US Postage Stamps // Philatelic Project // The Federal States


Texas // Austin, TX // Southwest Region // Central Time
(The Lone Star State)
Revolution against Mexican Government: October 2, 1835 - April 21, 1836
Battle of the Alamo: February 23, 1836 - March 6, 1836
Independence from Mexico declared: March 2, 1836
Republic of Texas[1]: March 2, 1836 - February 19, 1846

Annexation by the United States[1]:

December, 29, 1845
US Statehood granted: December, 29, 1845 // 28th State
American-Mexican War[1]: April 25, 1846 - February 2, 1848
(official US declaration of war to Mexico, May 13, 1846)

Secession from Union:

February 1, 1861
Confederacy joined: March 2, 1861
Civil War: April 12, 1861 - May 9, 1865
Readmitted to Congress: March 30, 1870
End of Reconstruction: January 14, 1873
[1] The ongoing dispute on the southern and western boundary line of Texas (Nueces River [claimed by Mexico] or Rio Grande River [claimed by Texas/US]) and the annexation of the Republic of Texas by the United States led to the American-Mexican War. On April 25, 1846 a 2,000-men strong Mexican cavalry detachment attacked a 70-men US patrol. The Treaty of Guadalupe Hidalgo, signed on February 2, 1848, ended the war. Mexico had to accept Texas (among other territories) as independent and the Rio Grande as its national border to the United States.
[View Texas evolution maps]

#4323 // August 16, 2012
(self-adhesive coil definitive)
Flags of Our Nation Series
Texas State Flag
and field of cotton
#1995 // April 14, 1982
(ex pane of 50 different stamps)
State Bird & Flower of
(Mimus polyglottus)
and Bluebonnet
#1660 // February 23, 1976
(ex pane of 50 different stamps)
American Bicentennial Series
Texas State Flag

#776 // March 2, 1936 // Gonzales, TX
Independence of Texas from Mexico

The Alamo,

Sam Houston (* 1793, † 1863)
first president of the Republic of Texas,

Stephen F. Austin (1793, † 1836),
American empresario,
known as the "Father of Texas" who brought
the first 300 families to the American colony
in Texas, part of the Mexican Republic
#938 // December 29, 1945 // Austin, TX
Texas Statehood

US flag with a ray shining from the
28th star to the single star on the
Texas state flag

#1043 // June 14, 1956 // San Antonio, TX
Definitive stamp
Liberty Series
The Alamo, San Antonio, TX
National Historic Landmark
#1330 // August 17, 1967 // San Antonio, TX
American Folklore Series
Davy Crockett (* 1786, † 1836)
Frontiersman, hunter, and congressman
from Tennessee who died at the Alamo

Davy Crockett with rifle in hunting clothing
in front of pine brush
"The Alamo" was a fortress-like old Spanish mission that was named after the Spanish word for cottonwood trees that surrounded the mission in the center of San Antonio, TX.
From February 23 to March 6, 1836, 187 American settlers defended the Alamo against a Mexican army of 2000 soldiers. No male adult of the settlers survived. Many famous men died while defending the Alamo, including Jim Bowie, Davy Crockett, and William B. Travis.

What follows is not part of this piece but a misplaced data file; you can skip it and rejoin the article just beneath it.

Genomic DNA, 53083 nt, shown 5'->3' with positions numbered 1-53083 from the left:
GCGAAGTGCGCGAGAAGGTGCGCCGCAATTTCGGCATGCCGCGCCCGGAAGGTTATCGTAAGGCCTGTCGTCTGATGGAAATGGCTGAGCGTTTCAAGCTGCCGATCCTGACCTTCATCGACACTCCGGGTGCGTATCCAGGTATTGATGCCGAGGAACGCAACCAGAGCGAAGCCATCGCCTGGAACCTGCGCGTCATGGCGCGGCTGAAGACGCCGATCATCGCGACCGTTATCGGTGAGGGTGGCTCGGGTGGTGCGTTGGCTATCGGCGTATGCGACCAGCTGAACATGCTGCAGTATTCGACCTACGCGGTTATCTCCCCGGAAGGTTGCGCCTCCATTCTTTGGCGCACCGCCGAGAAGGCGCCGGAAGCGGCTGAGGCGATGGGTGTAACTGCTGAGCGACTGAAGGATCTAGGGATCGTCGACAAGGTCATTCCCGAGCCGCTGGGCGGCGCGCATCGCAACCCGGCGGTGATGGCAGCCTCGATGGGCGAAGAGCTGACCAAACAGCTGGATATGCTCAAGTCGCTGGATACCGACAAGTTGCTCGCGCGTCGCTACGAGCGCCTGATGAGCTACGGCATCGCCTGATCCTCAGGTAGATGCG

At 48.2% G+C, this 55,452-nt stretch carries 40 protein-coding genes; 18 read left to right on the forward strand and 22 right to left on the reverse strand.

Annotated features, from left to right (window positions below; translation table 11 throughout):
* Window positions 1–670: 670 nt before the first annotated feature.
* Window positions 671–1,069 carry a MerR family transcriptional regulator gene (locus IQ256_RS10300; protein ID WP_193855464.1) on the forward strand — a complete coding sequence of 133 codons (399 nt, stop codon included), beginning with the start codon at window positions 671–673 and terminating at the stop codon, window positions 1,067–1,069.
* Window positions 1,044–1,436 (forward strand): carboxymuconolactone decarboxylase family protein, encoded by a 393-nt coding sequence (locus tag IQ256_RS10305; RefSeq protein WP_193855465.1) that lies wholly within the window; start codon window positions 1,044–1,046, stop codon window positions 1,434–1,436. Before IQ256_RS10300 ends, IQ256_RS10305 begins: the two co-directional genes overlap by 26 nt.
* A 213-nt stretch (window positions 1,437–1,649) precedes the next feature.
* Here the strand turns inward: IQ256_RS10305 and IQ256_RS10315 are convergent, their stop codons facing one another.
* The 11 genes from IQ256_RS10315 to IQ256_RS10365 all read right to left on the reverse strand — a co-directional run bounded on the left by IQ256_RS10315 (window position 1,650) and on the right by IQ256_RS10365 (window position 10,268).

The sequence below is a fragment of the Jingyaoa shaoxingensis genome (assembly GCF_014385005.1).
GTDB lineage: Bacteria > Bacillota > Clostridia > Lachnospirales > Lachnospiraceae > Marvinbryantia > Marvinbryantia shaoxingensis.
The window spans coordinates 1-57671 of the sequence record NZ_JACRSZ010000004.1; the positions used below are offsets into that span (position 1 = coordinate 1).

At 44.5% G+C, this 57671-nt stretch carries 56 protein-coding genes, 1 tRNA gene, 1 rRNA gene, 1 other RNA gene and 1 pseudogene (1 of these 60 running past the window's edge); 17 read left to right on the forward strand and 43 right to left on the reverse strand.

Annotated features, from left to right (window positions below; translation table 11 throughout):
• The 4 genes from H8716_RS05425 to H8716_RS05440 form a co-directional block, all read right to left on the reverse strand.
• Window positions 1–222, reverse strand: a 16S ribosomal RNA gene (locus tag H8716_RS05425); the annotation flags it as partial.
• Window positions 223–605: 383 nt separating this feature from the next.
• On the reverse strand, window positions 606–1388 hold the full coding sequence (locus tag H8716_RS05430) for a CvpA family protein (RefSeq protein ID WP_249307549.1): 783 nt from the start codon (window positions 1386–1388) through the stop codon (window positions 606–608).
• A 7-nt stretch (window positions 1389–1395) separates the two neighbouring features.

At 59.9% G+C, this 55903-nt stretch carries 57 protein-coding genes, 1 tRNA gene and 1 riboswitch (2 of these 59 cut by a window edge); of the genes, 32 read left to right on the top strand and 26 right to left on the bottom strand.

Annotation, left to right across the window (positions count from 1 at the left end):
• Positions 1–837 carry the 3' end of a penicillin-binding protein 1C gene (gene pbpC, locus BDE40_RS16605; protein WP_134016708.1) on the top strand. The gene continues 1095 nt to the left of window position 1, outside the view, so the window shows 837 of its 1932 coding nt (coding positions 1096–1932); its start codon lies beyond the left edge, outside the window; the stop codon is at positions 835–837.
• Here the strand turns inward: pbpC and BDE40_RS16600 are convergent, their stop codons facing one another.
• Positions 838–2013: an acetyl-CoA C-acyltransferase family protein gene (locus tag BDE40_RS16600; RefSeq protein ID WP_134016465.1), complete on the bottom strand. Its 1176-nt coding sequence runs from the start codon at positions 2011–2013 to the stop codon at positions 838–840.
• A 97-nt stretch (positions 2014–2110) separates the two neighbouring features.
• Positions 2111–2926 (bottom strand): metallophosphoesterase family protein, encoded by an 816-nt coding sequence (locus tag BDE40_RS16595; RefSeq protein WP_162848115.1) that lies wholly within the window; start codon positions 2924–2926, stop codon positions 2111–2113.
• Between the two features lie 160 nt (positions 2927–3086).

"The Alamo" became an American mythm and legend.

#1242 // January 10, 1964
General Sam Houston
(* 1793, † 1863)

Texas Hero and Statesman,
First President of the
Republic of Texas
#2204 // March 2, 1986
Republic of Texas and
Battle of San Jacinto

Texas State Flag and Silver Spur
#2968 // June 16, 1995
Texas Statehood

Texas State Flag
and Rodeo Cowboy

#3603 // April 4, 2002
(ex pane of 50 stamps, one for each state)
Greetings from Texas

Illustration of contemporary postcard
in the style of the 1930s/1940s

View Texas state quarter
View Texas state map
View Texas clock

The state name derives from the Caddo-Indian word
"teyshas", meaning "friends" or "allies".
The Texas state motto is simply "Friendship".
Land Area
rounded mi2 [km2]
261,797 [678.051]
ranked 2nd
(census 2010)
ranked 2nd
Population Density
per mi2 [km2] of land area
96 [37]
ranked 27th
The State of Texas has 245 counties (most of any other state).
In southwest Texas the Rio Grande River marks a 1,241-mile-long (1.997 km)
international border with the Mexican states of
Chihuahua, Coahuila, Nuevo Leon, and Tamaulipas.
Historic Route 66 leads 186 miles (299 km) through Texas.

The ZIP code turned 50 in 2013

Stamped Cards 

#UX71 // July 20, 1977 // Galveston, TX
Stamped Postal Card
Historic Preservation Series
Federal Court House, Galveston, TX
National Historic Landmark
The brick building was completed in 1861 before the outbreak of the American Civil War in Greek Revival architecture in 114 days only. Restoration and use of the building as headquarter of the Galveston Historical Foundation in 1998/99.

#UX155 // June 14, 1991 // Galveston, TX
Stamped Postal Card
"Old Red"
(Ashbel Smith Building),
University of Texas, Medical Branch (UTMB), Galveston, TX
The building was constructed in 1890/91 under the supervision of the Galveston architect Nicholas J. Clayton in Romanesque Revival style. The medical school is the oldest one west of the Mississippi River.


// Elmar R. Göller // All rights reserved // Contact // Publishing Information